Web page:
News - October 20, 2010

Election 2010: Tea Party for three Menlo candidates

by Sandy Brundage

As the Nov. 2 elections approach, the hype flies fast and furious, and so do the innuendos.

Former Menlo Park mayor and staunch Democrat Gail Slocum sent an e-mail on Oct. 9 urging supporters to donate time or money to Rich Cline, Kirsten Keith and Heyward Robinson, the three council candidates endorsed by the San Mateo County Democratic Party.

Nothing unusual there. What caught the eye, however, were two sentences buried within the 1,054-word e-mail:

"Rich, Kirsten and Heyward are all endorsed by the Democratic Party and Sierra Club, as well as many local business and sustainable development leaders. The other three candidates — two of whom are very well funded — have all been endorsed by the local chapter of the 'Tea Party.'"

Ms. Slocum didn't name the "other three candidates," but obviously meant Chuck Bernstein, Peter Ohtaki and Russell Peterson.

"I mentioned it in my e-mail because Democrats are very concerned nationwide about the Tea Party movement and I believe they deserve to know there is an active chapter in our county that endorsed in our own Council race," Ms. Slocum told The Almanac.

"If knowing about this Tea Party endorsement helps get otherwise complacent people off their butts and a little more involved in this City Council race and longer term in the city and beyond, I see that as a good thing."

Candidates normally parade their endorsements on their campaign websites, but in this case, Chuck Bernstein, Peter Ohtaki and Russell Peterson all said they had no idea that the Tea Party had endorsed them.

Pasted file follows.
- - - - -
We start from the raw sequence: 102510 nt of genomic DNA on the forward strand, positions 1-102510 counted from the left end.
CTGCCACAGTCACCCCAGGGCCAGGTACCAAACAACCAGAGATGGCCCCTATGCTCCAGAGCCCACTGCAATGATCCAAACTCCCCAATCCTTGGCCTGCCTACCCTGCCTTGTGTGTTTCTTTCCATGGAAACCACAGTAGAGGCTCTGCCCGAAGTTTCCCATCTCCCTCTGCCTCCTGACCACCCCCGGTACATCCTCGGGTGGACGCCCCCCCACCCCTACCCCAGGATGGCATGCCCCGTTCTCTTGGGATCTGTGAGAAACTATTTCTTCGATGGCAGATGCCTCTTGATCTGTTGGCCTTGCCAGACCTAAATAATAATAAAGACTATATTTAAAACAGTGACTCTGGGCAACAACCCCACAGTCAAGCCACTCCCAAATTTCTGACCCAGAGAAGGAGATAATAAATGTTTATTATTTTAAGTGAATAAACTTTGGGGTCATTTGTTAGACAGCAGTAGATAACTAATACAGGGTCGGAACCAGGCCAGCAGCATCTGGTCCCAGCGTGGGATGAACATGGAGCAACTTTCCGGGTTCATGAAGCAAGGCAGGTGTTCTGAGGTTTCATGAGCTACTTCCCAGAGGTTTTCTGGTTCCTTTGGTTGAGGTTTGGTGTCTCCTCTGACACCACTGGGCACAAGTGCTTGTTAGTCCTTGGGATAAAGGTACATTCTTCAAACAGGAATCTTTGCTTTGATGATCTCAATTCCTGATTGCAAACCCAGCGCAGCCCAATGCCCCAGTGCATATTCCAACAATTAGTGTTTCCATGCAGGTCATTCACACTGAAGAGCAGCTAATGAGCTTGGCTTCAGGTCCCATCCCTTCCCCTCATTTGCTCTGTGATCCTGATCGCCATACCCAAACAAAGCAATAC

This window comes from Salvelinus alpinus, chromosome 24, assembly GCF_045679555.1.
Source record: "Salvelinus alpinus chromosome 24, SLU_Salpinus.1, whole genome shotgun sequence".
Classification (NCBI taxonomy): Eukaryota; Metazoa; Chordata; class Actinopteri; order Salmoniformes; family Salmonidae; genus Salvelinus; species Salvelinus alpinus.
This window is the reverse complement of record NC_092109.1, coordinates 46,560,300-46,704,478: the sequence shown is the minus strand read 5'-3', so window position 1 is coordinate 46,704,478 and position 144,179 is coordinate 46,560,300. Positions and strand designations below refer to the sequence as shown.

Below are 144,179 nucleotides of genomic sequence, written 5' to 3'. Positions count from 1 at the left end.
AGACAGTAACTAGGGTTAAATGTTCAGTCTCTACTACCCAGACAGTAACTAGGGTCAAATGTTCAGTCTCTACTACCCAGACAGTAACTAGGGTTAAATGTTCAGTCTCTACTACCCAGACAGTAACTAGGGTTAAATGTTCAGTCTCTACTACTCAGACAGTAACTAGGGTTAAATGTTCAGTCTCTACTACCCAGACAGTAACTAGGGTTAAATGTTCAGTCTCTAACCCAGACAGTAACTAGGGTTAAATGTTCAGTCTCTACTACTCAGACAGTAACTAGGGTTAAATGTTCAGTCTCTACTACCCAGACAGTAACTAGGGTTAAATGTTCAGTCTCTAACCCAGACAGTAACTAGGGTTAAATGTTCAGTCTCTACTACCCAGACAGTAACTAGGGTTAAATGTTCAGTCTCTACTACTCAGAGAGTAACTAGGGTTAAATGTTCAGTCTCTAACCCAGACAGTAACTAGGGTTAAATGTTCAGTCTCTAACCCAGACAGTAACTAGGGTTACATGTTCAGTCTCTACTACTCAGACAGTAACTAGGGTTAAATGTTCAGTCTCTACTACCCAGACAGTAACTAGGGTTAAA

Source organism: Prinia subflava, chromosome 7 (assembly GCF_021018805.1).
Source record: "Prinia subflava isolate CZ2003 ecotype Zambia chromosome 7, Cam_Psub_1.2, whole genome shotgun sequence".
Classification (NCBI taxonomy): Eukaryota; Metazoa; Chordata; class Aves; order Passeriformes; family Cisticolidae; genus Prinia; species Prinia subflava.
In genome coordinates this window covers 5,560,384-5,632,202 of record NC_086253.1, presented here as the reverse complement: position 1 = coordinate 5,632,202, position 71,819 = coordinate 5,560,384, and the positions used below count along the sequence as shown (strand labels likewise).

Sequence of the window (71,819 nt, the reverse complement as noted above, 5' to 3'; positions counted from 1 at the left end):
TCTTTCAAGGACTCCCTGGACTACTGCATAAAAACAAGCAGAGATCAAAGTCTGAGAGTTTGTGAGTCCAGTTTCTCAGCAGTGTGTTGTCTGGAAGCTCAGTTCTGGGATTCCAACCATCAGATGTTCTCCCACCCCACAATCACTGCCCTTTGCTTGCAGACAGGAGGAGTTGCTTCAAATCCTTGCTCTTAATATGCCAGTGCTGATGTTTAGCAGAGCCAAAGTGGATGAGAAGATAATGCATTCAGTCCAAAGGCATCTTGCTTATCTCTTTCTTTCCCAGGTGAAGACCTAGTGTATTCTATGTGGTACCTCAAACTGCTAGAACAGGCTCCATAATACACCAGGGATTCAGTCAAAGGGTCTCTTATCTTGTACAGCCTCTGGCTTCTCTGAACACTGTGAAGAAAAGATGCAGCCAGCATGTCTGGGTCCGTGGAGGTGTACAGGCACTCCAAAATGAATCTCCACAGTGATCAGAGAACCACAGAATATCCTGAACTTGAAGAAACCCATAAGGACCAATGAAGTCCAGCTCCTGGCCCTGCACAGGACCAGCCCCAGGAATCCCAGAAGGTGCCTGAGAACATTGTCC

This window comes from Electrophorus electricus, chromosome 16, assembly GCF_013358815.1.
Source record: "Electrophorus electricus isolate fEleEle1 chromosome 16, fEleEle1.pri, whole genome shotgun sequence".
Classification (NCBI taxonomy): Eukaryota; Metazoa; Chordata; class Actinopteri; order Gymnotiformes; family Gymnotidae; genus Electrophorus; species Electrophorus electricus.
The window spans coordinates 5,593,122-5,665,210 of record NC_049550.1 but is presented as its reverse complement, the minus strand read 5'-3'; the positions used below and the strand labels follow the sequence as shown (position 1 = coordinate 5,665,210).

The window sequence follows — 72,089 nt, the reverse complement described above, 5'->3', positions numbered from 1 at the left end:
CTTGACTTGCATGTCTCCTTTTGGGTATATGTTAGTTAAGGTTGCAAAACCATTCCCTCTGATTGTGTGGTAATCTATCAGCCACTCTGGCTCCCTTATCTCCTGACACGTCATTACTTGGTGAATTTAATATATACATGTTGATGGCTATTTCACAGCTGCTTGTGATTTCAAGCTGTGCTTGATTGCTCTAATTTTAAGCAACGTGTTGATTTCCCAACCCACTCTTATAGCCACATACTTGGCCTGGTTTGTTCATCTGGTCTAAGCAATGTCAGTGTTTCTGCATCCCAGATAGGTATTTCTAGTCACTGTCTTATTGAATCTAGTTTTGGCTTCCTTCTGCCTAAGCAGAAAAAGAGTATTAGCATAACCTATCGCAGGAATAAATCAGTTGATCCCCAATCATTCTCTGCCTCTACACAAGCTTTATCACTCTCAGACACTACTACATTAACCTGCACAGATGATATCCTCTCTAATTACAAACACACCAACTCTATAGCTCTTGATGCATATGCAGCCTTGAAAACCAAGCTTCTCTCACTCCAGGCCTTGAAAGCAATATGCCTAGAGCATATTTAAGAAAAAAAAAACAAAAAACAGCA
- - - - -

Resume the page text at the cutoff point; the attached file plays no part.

"That is such a smear," said Mr. Bernstein, referring to Ms. Slocum's e-mail. "It makes me angry to see Gail doing that because the Tea Party has such a bad reputation around here. I didn't seek it out, I'm not affiliated with the Tea Party. I'm not going to print that endorsement on any of my campaign literature."

Mr. Peterson said he would, however, accept the endorsement, being neither a Republican nor a Democrat, but understanding the nationwide frustration that spawned the Tea Party movement.

"We have important issues and rather than toss things into the Bay I decided to run for council," he said. "As hard as campaigning might be, it's slightly easier than a revolution."

As for Mr. Ohtaki, he said he'd probably accept the endorsement. "I haven't given it much thought, to be perfectly honest. I get endorsements every day and I'm grateful for everyone who endorses me of every political stripe."

According to the MyLiberty website, the group supports limited government and fiscal responsibility, as well as ending affirmative action, closing the United States borders, flat-rate taxation, and using profiling to prevent terrorist attacks.

Its goal of "slaying the public employee pension monster" probably falls under fiscal responsibility, and might explain the endorsement choices, since all three men support Measure L, a pension reform initiative on the November ballot.

MyLiberty director Leonard Stone confirmed that the group didn't contact any Menlo Park candidates. He told The Almanac that these were recommendations, not endorsements, explaining that recommendations don't include advertising and other assistance. However, the group's events page shows upcoming "phone banking to win!" sessions and precinct walking related to the November elections.

Mr. Stone said the Menlo Park candidates were not in the phone queue, to the best of his knowledge, but "individuals who also are affiliated with our group may call of their own volition."


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